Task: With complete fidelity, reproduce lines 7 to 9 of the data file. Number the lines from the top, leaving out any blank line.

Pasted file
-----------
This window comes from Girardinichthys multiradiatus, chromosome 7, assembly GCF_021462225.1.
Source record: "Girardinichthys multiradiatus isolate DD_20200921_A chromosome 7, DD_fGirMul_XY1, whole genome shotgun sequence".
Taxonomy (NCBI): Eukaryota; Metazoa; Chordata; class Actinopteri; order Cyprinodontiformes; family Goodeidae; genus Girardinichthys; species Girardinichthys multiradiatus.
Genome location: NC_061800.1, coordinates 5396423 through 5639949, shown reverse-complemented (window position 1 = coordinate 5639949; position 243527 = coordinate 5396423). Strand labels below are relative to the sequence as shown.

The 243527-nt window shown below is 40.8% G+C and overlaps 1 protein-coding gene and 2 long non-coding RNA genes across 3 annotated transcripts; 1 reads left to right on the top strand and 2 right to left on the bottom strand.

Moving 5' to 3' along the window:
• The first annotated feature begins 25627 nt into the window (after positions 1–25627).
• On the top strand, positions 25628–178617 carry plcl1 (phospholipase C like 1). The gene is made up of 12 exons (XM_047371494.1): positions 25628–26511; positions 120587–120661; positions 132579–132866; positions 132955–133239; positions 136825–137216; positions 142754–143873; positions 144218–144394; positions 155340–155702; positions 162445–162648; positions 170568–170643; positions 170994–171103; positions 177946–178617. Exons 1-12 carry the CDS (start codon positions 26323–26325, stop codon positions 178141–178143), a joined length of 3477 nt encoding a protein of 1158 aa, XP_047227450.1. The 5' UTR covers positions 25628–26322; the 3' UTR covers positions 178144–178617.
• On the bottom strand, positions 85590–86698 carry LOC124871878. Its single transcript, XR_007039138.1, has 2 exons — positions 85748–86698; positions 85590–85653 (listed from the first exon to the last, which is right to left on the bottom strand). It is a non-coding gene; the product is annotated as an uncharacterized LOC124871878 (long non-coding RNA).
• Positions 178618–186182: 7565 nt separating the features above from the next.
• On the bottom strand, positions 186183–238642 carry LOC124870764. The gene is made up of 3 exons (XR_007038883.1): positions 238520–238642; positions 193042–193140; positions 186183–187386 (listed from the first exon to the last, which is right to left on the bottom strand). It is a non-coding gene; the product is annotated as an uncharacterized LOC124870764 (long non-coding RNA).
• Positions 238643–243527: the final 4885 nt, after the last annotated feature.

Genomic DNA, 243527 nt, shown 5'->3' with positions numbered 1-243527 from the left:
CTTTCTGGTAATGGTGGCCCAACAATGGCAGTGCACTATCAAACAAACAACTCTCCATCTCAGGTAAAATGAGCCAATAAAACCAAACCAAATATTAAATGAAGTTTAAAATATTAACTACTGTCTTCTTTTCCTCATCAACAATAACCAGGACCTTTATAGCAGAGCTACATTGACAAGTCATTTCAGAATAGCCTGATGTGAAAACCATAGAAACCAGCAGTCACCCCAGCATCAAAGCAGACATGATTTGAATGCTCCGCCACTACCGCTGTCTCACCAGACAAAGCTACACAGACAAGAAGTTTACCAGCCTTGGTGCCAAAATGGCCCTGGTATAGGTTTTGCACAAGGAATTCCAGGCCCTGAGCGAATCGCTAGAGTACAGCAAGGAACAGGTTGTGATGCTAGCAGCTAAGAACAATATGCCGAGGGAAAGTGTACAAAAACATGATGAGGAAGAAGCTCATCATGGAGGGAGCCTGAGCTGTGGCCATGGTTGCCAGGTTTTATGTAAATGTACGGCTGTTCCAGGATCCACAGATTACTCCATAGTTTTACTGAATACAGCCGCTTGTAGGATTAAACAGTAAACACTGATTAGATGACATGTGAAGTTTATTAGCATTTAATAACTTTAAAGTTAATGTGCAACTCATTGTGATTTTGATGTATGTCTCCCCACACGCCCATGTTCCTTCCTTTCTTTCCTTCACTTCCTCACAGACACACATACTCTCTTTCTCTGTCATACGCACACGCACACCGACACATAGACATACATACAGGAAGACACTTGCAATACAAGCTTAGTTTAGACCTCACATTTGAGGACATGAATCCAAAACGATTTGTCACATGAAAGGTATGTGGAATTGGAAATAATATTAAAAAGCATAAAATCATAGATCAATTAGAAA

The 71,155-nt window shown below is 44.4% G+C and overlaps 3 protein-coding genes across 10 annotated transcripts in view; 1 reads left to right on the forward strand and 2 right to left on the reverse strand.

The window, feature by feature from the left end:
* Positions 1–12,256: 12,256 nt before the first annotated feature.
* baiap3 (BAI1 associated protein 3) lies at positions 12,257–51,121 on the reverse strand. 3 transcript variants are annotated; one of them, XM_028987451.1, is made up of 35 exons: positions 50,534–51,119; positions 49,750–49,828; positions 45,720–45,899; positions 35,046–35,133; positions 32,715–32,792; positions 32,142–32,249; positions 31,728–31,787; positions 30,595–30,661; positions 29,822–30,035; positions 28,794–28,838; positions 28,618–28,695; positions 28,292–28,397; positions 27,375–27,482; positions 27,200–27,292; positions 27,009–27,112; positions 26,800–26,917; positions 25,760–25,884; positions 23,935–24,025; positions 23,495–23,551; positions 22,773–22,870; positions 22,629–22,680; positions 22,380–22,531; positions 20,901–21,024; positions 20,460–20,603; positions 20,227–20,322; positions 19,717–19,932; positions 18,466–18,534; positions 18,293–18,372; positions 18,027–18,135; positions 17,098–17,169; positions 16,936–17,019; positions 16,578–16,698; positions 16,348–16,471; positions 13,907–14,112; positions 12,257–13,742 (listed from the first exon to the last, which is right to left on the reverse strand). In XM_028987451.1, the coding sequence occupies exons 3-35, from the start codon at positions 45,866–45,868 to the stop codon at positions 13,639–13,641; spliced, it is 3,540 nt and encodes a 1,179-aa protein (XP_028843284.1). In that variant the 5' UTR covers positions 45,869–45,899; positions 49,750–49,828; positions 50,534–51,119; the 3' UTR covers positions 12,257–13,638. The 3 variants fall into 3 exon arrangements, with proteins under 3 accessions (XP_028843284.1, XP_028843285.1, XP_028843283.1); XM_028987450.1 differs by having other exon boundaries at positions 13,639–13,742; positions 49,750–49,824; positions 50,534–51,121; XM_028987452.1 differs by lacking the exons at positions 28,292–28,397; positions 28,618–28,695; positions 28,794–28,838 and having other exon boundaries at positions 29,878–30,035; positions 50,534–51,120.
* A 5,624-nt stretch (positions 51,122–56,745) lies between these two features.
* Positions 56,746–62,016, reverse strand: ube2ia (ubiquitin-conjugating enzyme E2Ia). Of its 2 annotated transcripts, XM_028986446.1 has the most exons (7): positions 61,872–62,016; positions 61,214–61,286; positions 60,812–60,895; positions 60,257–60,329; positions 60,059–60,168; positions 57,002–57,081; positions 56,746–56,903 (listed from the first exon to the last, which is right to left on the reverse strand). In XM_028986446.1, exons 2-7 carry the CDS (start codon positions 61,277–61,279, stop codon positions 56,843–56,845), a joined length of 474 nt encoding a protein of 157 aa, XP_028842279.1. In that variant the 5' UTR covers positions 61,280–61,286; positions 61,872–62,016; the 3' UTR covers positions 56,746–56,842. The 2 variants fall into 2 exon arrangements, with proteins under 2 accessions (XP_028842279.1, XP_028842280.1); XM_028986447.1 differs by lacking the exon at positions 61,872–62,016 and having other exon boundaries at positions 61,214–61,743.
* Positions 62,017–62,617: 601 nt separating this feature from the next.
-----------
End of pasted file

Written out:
• The first annotated feature begins 25627 nt into the window (after positions 1–25627).
• On the top strand, positions 25628–178617 carry plcl1 (phospholipase C like 1). The gene is made up of 12 exons (XM_047371494.1): positions 25628–26511; positions 120587–120661; positions 132579–132866; positions 132955–133239; positions 136825–137216; positions 142754–143873; positions 144218–144394; positions 155340–155702; positions 162445–162648; positions 170568–170643; positions 170994–171103; positions 177946–178617. Exons 1-12 carry the CDS (start codon positions 26323–26325, stop codon positions 178141–178143), a joined length of 3477 nt encoding a protein of 1158 aa, XP_047227450.1. The 5' UTR covers positions 25628–26322; the 3' UTR covers positions 178144–178617.
• On the bottom strand, positions 85590–86698 carry LOC124871878. Its single transcript, XR_007039138.1, has 2 exons — positions 85748–86698; positions 85590–85653 (listed from the first exon to the last, which is right to left on the bottom strand). It is a non-coding gene; the product is annotated as an uncharacterized LOC124871878 (long non-coding RNA).